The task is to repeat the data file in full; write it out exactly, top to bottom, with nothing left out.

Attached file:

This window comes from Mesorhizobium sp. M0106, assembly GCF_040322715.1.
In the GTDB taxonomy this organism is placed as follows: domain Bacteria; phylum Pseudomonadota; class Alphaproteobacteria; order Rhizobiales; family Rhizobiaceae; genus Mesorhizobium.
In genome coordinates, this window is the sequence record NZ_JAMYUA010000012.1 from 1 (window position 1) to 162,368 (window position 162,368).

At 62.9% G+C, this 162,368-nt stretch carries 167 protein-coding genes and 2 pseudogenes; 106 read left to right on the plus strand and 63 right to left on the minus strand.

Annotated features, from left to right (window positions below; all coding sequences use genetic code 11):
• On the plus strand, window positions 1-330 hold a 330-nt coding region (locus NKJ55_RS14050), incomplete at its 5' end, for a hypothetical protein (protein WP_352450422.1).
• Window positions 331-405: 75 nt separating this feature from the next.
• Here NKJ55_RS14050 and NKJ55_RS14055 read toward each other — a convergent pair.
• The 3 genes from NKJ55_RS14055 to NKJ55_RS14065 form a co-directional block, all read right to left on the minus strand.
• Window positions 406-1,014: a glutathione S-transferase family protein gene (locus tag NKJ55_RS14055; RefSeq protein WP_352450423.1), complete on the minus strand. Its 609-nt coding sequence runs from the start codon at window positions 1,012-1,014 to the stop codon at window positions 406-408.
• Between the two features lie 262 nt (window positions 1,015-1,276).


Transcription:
This window comes from Mesorhizobium sp. M0106, assembly GCF_040322715.1.
In the GTDB taxonomy this organism is placed as follows: domain Bacteria; phylum Pseudomonadota; class Alphaproteobacteria; order Rhizobiales; family Rhizobiaceae; genus Mesorhizobium.
In genome coordinates, this window is the sequence record NZ_JAMYUA010000012.1 from 1 (window position 1) to 162,368 (window position 162,368).

At 62.9% G+C, this 162,368-nt stretch carries 167 protein-coding genes and 2 pseudogenes; 106 read left to right on the plus strand and 63 right to left on the minus strand.

Annotated features, from left to right (window positions below; all coding sequences use genetic code 11):
• On the plus strand, window positions 1-330 hold a 330-nt coding region (locus NKJ55_RS14050), incomplete at its 5' end, for a hypothetical protein (protein WP_352450422.1).
• Window positions 331-405: 75 nt separating this feature from the next.
• Here NKJ55_RS14050 and NKJ55_RS14055 read toward each other — a convergent pair.
• The 3 genes from NKJ55_RS14055 to NKJ55_RS14065 form a co-directional block, all read right to left on the minus strand.
• Window positions 406-1,014: a glutathione S-transferase family protein gene (locus tag NKJ55_RS14055; RefSeq protein WP_352450423.1), complete on the minus strand. Its 609-nt coding sequence runs from the start codon at window positions 1,012-1,014 to the stop codon at window positions 406-408.
• Between the two features lie 262 nt (window positions 1,015-1,276).